“A Hologram for the King,” Tom Tykwer’s adaptation of the Dave Eggers novel, begins with a jolt of formal audacity.

Tom Hanks’ Alan Clay, a salesman on a downward career spiral, bolts out of his home and lip syncs to the Talking Heads’ “Once in a Lifetime,” as images of suburban contentment disappear in puffs of colored smoke.

The sequence ends with him awakening from a dream on board a plane landing in Saudi Arabia, the ultimate fish out of water, surrounded by passengers engaged in prayers.

If the movie never recaptures the same sensibility as Clay embarks on a quixotic mission to pitch a technology plan for a construction project to the Saudi king, it retains the vibrancy that’s been characteristic of Tykwer’s work since the 1998 feature “Run Lola Run” launched him to prominence.

That’s especially important here because, when coupled with Hanks’ characteristically empathetic performance, the virtuoso technique helps shade over the inescapable reality that this is basically “Lost in Translation” lite, in which a man losing grasp of what his life’s become finds rejuvenation thanks to a series of one-of-a-kind experiences in a foreign land.

Tykwer flirts with absurdism, in repeated shot sequences in which Alan returns to his gleaming Hyatt hotel, where he’s greeted at the front desk, falls asleep, awakens too late, showers, brushes his teeth and shaves before returning to the burgeoning desert city where he and his team are forever waiting for their audience with the king.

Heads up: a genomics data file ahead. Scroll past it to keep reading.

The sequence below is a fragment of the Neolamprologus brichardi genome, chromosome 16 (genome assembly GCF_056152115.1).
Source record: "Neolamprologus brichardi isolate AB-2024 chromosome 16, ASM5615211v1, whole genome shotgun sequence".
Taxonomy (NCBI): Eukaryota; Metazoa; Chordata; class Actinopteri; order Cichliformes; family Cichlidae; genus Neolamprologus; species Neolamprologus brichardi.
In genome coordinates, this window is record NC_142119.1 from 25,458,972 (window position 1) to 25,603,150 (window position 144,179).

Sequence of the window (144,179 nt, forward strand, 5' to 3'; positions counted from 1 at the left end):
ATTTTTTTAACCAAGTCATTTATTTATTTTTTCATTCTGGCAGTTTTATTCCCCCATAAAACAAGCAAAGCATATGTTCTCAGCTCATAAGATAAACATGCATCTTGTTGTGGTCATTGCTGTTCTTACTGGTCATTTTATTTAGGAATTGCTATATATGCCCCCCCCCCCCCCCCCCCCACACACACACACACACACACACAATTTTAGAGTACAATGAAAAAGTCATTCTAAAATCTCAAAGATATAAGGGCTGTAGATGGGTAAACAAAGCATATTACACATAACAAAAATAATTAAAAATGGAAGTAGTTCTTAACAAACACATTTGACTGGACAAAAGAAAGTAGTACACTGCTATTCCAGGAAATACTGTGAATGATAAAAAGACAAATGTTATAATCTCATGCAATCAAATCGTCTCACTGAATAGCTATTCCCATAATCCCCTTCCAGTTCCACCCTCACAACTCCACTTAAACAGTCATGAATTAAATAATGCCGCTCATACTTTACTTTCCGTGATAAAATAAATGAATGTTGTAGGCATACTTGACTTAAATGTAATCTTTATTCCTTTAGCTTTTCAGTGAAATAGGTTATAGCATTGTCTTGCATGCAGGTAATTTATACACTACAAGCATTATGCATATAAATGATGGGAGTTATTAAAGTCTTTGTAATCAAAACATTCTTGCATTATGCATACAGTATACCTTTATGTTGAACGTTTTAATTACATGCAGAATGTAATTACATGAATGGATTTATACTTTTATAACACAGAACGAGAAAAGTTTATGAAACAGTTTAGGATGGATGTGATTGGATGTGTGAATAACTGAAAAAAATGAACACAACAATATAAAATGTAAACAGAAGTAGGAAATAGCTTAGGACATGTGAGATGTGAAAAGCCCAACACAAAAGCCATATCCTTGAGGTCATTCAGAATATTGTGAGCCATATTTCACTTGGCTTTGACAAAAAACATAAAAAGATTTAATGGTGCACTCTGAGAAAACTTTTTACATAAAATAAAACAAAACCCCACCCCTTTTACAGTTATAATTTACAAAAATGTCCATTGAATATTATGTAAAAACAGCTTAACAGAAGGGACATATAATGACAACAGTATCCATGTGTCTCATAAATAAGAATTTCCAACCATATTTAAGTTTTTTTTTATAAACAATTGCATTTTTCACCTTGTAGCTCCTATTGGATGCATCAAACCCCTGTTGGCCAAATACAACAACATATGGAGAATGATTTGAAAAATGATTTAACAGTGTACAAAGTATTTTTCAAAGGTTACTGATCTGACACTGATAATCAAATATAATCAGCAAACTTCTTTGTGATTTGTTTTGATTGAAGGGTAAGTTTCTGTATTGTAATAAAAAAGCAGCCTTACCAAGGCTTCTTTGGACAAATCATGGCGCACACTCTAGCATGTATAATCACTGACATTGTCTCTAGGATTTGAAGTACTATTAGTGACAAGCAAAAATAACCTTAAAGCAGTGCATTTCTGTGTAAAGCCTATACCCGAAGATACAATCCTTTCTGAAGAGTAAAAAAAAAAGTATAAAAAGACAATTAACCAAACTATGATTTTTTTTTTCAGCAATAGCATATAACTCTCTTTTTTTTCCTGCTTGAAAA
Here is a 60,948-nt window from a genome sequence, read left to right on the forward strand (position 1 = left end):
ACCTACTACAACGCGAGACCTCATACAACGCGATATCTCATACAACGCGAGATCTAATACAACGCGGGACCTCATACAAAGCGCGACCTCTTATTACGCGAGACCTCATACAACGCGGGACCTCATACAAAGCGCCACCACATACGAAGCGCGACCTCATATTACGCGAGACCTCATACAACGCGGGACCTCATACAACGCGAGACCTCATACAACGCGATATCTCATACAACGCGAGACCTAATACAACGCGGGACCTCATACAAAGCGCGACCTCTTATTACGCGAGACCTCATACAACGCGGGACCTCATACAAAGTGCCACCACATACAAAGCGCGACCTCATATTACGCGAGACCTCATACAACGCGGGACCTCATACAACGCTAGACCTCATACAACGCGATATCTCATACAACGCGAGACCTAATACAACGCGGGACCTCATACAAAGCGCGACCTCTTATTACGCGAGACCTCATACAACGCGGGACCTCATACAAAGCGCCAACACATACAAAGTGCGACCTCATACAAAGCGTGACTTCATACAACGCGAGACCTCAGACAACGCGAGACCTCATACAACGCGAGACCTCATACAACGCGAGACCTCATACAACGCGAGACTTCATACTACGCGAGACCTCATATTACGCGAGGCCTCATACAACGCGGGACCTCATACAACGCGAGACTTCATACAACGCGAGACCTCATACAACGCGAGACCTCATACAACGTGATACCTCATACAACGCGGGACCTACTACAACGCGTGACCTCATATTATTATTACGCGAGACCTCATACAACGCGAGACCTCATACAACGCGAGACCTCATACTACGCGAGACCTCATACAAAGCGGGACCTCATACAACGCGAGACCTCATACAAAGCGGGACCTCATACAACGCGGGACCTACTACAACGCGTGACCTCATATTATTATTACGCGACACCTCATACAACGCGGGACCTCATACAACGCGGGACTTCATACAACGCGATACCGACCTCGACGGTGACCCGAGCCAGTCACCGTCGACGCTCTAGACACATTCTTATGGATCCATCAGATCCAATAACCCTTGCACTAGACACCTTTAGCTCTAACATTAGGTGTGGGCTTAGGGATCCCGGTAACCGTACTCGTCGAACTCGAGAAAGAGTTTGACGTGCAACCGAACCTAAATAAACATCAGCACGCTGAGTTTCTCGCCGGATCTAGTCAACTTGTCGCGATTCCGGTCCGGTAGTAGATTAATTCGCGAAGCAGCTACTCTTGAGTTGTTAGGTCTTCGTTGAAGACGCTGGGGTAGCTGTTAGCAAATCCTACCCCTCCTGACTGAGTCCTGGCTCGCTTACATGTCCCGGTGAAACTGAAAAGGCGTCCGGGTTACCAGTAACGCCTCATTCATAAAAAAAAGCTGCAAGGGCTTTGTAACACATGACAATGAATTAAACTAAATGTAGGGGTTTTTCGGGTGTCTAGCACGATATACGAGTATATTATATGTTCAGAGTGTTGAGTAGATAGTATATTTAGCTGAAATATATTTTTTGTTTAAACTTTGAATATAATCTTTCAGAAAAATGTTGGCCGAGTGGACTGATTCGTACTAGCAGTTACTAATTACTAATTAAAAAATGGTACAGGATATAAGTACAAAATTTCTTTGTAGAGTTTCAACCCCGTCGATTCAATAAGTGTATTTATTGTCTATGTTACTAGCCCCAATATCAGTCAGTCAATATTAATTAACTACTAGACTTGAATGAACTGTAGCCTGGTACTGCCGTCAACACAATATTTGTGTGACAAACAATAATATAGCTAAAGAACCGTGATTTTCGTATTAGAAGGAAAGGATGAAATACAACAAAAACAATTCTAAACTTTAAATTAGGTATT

With one scene set in Mecca and others located deep in the desert, the glittering surfaces of the city being constructed amid the sand contrasting with the gritty expanse surrounding it, the movie pointedly places Alan in scenes that are far removed from his suburban reality. He’s a man who is lost in every way, cursed with ample time to reflect on what’s set him on this path to spiritual ruin.

This gradual coming-of-age never pays off quite as it should from a dramatic standpoint, and the narrative comes dangerously close to treacly territory. It doesn’t have the intuitive psychological qualities of the best movies about this sort of profound disaffection.

But it does have Hanks, who complicates his everyman by playing up his feelings of alienation and despair, so that it’s impossible not to share in the emotions inherent in Alan’s journey.